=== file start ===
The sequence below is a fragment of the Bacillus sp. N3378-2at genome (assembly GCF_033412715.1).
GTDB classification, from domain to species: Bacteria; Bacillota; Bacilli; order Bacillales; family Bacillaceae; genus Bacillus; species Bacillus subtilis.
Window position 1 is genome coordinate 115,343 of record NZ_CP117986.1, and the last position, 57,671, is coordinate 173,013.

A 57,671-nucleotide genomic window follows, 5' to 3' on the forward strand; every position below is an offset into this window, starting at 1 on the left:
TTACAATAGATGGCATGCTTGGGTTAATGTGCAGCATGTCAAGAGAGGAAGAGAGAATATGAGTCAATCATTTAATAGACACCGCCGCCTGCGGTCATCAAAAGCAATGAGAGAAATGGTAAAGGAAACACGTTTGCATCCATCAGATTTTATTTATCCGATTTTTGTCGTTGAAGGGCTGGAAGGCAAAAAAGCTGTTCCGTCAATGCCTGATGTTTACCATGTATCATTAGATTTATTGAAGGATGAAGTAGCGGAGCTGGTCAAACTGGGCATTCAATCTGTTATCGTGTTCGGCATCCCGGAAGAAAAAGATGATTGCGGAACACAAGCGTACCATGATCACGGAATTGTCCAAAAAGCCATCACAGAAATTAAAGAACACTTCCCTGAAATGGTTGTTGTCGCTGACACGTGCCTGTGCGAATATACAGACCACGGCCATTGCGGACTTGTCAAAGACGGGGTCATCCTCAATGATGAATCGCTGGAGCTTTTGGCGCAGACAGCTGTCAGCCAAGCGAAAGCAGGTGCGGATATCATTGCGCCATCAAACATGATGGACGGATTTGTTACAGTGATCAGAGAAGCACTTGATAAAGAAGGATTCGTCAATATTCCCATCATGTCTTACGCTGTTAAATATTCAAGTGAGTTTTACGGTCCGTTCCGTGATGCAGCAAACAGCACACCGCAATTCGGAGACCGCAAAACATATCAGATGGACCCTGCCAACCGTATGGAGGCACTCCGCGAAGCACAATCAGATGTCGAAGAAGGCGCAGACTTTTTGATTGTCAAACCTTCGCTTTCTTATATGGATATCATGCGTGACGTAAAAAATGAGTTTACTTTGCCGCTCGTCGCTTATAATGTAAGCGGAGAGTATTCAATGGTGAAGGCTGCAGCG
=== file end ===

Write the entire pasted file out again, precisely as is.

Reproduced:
The sequence below is a fragment of the Bacillus sp. N3378-2at genome (assembly GCF_033412715.1).
GTDB classification, from domain to species: Bacteria; Bacillota; Bacilli; order Bacillales; family Bacillaceae; genus Bacillus; species Bacillus subtilis.
Window position 1 is genome coordinate 115,343 of record NZ_CP117986.1, and the last position, 57,671, is coordinate 173,013.

A 57,671-nucleotide genomic window follows, 5' to 3' on the forward strand; every position below is an offset into this window, starting at 1 on the left:
TTACAATAGATGGCATGCTTGGGTTAATGTGCAGCATGTCAAGAGAGGAAGAGAGAATATGAGTCAATCATTTAATAGACACCGCCGCCTGCGGTCATCAAAAGCAATGAGAGAAATGGTAAAGGAAACACGTTTGCATCCATCAGATTTTATTTATCCGATTTTTGTCGTTGAAGGGCTGGAAGGCAAAAAAGCTGTTCCGTCAATGCCTGATGTTTACCATGTATCATTAGATTTATTGAAGGATGAAGTAGCGGAGCTGGTCAAACTGGGCATTCAATCTGTTATCGTGTTCGGCATCCCGGAAGAAAAAGATGATTGCGGAACACAAGCGTACCATGATCACGGAATTGTCCAAAAAGCCATCACAGAAATTAAAGAACACTTCCCTGAAATGGTTGTTGTCGCTGACACGTGCCTGTGCGAATATACAGACCACGGCCATTGCGGACTTGTCAAAGACGGGGTCATCCTCAATGATGAATCGCTGGAGCTTTTGGCGCAGACAGCTGTCAGCCAAGCGAAAGCAGGTGCGGATATCATTGCGCCATCAAACATGATGGACGGATTTGTTACAGTGATCAGAGAAGCACTTGATAAAGAAGGATTCGTCAATATTCCCATCATGTCTTACGCTGTTAAATATTCAAGTGAGTTTTACGGTCCGTTCCGTGATGCAGCAAACAGCACACCGCAATTCGGAGACCGCAAAACATATCAGATGGACCCTGCCAACCGTATGGAGGCACTCCGCGAAGCACAATCAGATGTCGAAGAAGGCGCAGACTTTTTGATTGTCAAACCTTCGCTTTCTTATATGGATATCATGCGTGACGTAAAAAATGAGTTTACTTTGCCGCTCGTCGCTTATAATGTAAGCGGAGAGTATTCAATGGTGAAGGCTGCAGCG